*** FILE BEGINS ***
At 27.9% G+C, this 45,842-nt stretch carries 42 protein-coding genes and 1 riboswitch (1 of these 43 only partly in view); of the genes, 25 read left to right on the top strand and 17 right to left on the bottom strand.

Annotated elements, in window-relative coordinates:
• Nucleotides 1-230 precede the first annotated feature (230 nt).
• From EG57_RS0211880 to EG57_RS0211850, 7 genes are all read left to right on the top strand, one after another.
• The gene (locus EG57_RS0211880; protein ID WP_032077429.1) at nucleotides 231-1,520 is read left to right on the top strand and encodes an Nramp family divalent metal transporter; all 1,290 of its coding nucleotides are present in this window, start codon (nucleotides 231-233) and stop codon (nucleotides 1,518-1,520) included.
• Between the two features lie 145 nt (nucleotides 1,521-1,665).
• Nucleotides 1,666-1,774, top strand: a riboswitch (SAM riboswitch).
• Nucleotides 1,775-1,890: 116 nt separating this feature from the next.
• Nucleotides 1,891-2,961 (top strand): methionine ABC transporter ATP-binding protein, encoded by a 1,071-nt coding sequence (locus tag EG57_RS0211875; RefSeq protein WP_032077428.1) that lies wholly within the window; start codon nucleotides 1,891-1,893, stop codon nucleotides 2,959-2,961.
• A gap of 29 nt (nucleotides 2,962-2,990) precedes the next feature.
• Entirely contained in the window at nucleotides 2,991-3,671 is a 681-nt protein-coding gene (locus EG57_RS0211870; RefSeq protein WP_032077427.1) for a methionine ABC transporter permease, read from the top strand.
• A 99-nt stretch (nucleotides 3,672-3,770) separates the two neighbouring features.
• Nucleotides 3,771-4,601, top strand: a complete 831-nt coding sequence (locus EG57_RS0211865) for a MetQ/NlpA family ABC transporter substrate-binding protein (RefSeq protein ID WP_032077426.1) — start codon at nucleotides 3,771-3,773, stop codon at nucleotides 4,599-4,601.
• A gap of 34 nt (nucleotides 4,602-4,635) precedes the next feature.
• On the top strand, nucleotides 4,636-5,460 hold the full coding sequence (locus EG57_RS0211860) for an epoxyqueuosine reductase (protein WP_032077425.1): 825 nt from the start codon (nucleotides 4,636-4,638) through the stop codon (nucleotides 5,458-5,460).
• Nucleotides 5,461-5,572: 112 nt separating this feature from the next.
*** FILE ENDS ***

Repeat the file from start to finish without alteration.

At 27.9% G+C, this 45,842-nt stretch carries 42 protein-coding genes and 1 riboswitch (1 of these 43 only partly in view); of the genes, 25 read left to right on the top strand and 17 right to left on the bottom strand.

Annotated elements, in window-relative coordinates:
• Nucleotides 1-230 precede the first annotated feature (230 nt).
• From EG57_RS0211880 to EG57_RS0211850, 7 genes are all read left to right on the top strand, one after another.
• The gene (locus EG57_RS0211880; protein ID WP_032077429.1) at nucleotides 231-1,520 is read left to right on the top strand and encodes an Nramp family divalent metal transporter; all 1,290 of its coding nucleotides are present in this window, start codon (nucleotides 231-233) and stop codon (nucleotides 1,518-1,520) included.
• Between the two features lie 145 nt (nucleotides 1,521-1,665).
• Nucleotides 1,666-1,774, top strand: a riboswitch (SAM riboswitch).
• Nucleotides 1,775-1,890: 116 nt separating this feature from the next.
• Nucleotides 1,891-2,961 (top strand): methionine ABC transporter ATP-binding protein, encoded by a 1,071-nt coding sequence (locus tag EG57_RS0211875; RefSeq protein WP_032077428.1) that lies wholly within the window; start codon nucleotides 1,891-1,893, stop codon nucleotides 2,959-2,961.
• A gap of 29 nt (nucleotides 2,962-2,990) precedes the next feature.
• Entirely contained in the window at nucleotides 2,991-3,671 is a 681-nt protein-coding gene (locus EG57_RS0211870; RefSeq protein WP_032077427.1) for a methionine ABC transporter permease, read from the top strand.
• A 99-nt stretch (nucleotides 3,672-3,770) separates the two neighbouring features.
• Nucleotides 3,771-4,601, top strand: a complete 831-nt coding sequence (locus EG57_RS0211865) for a MetQ/NlpA family ABC transporter substrate-binding protein (RefSeq protein ID WP_032077426.1) — start codon at nucleotides 3,771-3,773, stop codon at nucleotides 4,599-4,601.
• A gap of 34 nt (nucleotides 4,602-4,635) precedes the next feature.
• On the top strand, nucleotides 4,636-5,460 hold the full coding sequence (locus EG57_RS0211860) for an epoxyqueuosine reductase (protein WP_032077425.1): 825 nt from the start codon (nucleotides 4,636-4,638) through the stop codon (nucleotides 5,458-5,460).
• Nucleotides 5,461-5,572: 112 nt separating this feature from the next.